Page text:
A job is not for life; let go and get more

In the corporate world of yesteryear, there was an unwritten assumption that a job was for life and, moreover, that it was a good thing to have a job that was for life.

Now, I get it, for those of you reading this in countries where jobs offer security through healthcare benefits and so on, I completely understand why having a job for life would be seen as desirable. However, that's not necessarily how employers see things anymore, so rather than being under a misapprehension about how secure your position is, perhaps you should be realistic about it instead. Plus, there's more than one way to achieve that kind of security and good planning will help you get that if you decide to leave the safety net of an employer you've had for a long time.

Portfolio careers, where people move - purposefully - through a series of jobs in related (or even unrelated) fields, have become much more popular for all generations in the last decade and with this shift, we've also seen more people starting their own businesses and going freelance. A recent survey found that 43% of those currently working full-time as independents report that they feel more secure working independently, up from 33% in 2011 (MBO Partners, 2015).

All of this flexibility gives us options for a successful, happy career in whatever we choose, working in ways that meet the needs we might have outside of our working life, whether that be with family commitments, work that is aligned to our values, opportunities to travel or with the ability to take time for ourselves.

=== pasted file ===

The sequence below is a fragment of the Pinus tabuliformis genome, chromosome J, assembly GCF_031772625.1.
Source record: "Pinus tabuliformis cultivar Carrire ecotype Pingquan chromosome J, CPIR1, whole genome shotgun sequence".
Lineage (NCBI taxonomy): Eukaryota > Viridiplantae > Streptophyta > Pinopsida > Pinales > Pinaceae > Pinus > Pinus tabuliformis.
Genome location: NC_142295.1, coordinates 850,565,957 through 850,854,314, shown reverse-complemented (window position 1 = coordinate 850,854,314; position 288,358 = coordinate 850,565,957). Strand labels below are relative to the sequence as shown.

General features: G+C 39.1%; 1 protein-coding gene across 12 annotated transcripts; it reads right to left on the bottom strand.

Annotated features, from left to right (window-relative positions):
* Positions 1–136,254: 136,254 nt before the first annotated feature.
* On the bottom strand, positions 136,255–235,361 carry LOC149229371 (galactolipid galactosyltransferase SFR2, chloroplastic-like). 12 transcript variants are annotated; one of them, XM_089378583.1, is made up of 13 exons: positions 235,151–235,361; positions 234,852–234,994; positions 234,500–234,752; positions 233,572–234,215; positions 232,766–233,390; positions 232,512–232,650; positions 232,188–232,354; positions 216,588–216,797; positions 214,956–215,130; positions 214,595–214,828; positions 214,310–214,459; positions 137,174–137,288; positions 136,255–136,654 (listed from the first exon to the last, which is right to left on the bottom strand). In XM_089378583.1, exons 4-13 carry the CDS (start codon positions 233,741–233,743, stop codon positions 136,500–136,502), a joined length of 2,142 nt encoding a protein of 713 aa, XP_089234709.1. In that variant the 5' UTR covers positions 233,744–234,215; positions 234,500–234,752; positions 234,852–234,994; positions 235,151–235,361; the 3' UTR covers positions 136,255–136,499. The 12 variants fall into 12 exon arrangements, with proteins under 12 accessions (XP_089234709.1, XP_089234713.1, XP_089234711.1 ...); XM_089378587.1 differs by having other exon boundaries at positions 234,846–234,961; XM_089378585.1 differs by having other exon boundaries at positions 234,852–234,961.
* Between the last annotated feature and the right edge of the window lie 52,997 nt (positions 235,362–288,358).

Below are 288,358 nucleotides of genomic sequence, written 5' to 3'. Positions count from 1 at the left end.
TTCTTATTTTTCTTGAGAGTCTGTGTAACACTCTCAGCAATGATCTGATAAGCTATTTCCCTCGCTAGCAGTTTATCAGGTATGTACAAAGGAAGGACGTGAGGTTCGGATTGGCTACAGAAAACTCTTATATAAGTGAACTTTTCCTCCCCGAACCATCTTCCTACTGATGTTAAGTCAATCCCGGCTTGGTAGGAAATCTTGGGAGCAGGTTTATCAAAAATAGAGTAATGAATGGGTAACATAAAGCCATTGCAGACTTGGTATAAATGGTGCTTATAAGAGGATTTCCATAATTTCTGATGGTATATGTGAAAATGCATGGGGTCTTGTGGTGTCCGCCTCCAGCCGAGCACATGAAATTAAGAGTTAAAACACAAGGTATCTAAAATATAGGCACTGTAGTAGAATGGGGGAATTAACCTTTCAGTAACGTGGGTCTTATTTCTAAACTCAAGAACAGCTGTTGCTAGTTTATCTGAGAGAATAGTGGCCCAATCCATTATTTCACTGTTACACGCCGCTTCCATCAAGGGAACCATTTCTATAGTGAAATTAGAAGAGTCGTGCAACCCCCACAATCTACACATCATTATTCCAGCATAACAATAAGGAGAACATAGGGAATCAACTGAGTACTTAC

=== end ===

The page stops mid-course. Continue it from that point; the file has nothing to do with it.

In an interview for a full time employed position, it might well be inappropriate to say to the interviewer that you are only looking for a role for one to three years. The mindset of most companies that are recruiting for permanent positions is that you'll be there for life (demonstrating your loyalty along the way) and that they do not want to invest in you with training, development, etc. for what they might call "the short term". 

The reality, though, is somewhat different. If your goals are aligned to the needs of an employer for a focused period of time that suits both of you, then there should be no reason why you don't work successfully together for that time and then you part company on good terms knowing that you can always return, refer other customers/employees or act as a contract resource in the future.

I like to look at it like a series of cogs in a fine watch. In such an analogue timepiece, one cog is used to turn another, which then turns another. At some point in this process, cogs are in play and then stop being in play when their purpose is met. Sure enough, in any given period of time, any such cog could then come back into play, but for the time being, the cog has completed the process and added the value that was required of it at that time.